My enormous thanks to Rhoda Hardie for inviting me to participate in the blog tour for Open House: A Life in Thirty-Two Moves by Jane Christmas and for sending me a copy of the book which I am very much looking forward to reading. Rhoda managed to arrange for Jane and I to stay in together today!
Staying in with Jane Christmas
Welcome to Linda’s Book Bag Jane and thank you for agreeing to stay in with me.
I’m delighted to stay in with you, Linda. Thanks for inviting me.
Tell me, which of your books have you brought along to share this evening and why have you chosen it?
Well, it seems appropriate, since we’ve all been confined to barracks so to speak, to talk about my new book Open House: A Life in Thirty-Two Moves, which was released Nov. 12 in the UK.
Oh! A belated happy publication day Jane. What can we expect from an evening in with Open House: A Life in Thirty-Two Moves?
Open House is a memoir, and it’s about houses, specifically the houses I’ve lived in throughout my life. I adore houses: I love buying them, fixing them up, selling them, and upping sticks again. I’m quite the Rightmove addict, and I believe I am not alone in my fascination with houses. Property programs on TV are also another source of intrigue for me: Sometimes it’s not about the house per se but about seeing the transformation in the owners, or the prospective home buyers. Everyone has an idea of what they think they want in a home, but oftentimes that idea does not end up being what ultimately pulls at their heart strings.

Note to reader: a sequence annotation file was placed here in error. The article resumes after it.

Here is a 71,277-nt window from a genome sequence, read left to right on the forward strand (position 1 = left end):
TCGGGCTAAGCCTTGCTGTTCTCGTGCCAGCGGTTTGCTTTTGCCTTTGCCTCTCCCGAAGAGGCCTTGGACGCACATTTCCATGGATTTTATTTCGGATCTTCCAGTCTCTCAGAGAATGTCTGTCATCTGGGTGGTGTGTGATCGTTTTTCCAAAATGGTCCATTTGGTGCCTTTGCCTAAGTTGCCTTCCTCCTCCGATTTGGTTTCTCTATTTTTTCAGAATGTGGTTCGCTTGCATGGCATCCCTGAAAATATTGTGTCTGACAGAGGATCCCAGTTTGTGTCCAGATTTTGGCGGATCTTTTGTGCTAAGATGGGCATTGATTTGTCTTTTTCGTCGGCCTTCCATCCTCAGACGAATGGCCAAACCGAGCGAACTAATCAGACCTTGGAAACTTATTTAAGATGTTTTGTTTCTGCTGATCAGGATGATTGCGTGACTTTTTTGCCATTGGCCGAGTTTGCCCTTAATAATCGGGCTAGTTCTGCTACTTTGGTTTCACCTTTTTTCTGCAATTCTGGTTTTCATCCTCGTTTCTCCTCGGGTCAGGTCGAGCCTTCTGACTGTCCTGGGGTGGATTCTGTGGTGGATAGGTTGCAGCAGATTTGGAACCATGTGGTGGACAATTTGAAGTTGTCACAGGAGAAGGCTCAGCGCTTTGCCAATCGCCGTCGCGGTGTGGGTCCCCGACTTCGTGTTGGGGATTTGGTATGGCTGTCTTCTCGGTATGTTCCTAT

Oh I couldn’t agree more. I love house programmes, even if I have only moved once in 35 years!
Open House opens up with me trying to figure out how to tell my husband, Colin, a man who hates moving and who does not share my passion for homes, that we have to move. We had bought a lovely home in the seaside town of Brixham—it was a former fisherman’s cottage with four large bedrooms, two bathrooms, lots of white-washed beams and sisal carpeting. It was gorgeous. I left so lucky to live there. But after a few years the few factors I had overlooked about the house—its proximity to the centre of town, the long flight of stairs leading up to the garden, and the vicious seagulls—got to me. We had to move. On the plus side we had lovely neighbours, the house itself was amazing, and we were close to the harbour and the south Devon coastline, so moving away from that was quite a wrench.